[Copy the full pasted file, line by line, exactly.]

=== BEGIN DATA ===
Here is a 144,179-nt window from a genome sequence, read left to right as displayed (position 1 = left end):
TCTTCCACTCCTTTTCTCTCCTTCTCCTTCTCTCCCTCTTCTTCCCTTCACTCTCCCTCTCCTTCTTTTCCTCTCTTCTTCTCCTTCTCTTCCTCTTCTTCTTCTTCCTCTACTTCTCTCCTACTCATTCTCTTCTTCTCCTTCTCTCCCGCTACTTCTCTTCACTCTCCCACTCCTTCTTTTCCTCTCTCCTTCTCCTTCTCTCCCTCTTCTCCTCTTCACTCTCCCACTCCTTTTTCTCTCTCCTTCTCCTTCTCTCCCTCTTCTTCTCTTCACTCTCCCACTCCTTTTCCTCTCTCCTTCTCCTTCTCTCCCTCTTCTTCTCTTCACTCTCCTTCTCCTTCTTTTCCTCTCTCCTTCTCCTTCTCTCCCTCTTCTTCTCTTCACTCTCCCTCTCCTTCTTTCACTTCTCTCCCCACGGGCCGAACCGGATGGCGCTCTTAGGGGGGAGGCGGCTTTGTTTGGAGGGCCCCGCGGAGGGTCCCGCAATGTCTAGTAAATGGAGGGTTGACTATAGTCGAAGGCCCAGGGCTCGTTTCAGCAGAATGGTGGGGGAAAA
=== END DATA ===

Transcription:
Here is a 144,179-nt window from a genome sequence, read left to right as displayed (position 1 = left end):
TCTTCCACTCCTTTTCTCTCCTTCTCCTTCTCTCCCTCTTCTTCCCTTCACTCTCCCTCTCCTTCTTTTCCTCTCTTCTTCTCCTTCTCTTCCTCTTCTTCTTCTTCCTCTACTTCTCTCCTACTCATTCTCTTCTTCTCCTTCTCTCCCGCTACTTCTCTTCACTCTCCCACTCCTTCTTTTCCTCTCTCCTTCTCCTTCTCTCCCTCTTCTCCTCTTCACTCTCCCACTCCTTTTTCTCTCTCCTTCTCCTTCTCTCCCTCTTCTTCTCTTCACTCTCCCACTCCTTTTCCTCTCTCCTTCTCCTTCTCTCCCTCTTCTTCTCTTCACTCTCCTTCTCCTTCTTTTCCTCTCTCCTTCTCCTTCTCTCCCTCTTCTTCTCTTCACTCTCCCTCTCCTTCTTTCACTTCTCTCCCCACGGGCCGAACCGGATGGCGCTCTTAGGGGGGAGGCGGCTTTGTTTGGAGGGCCCCGCGGAGGGTCCCGCAATGTCTAGTAAATGGAGGGTTGACTATAGTCGAAGGCCCAGGGCTCGTTTCAGCAGAATGGTGGGGGAAAA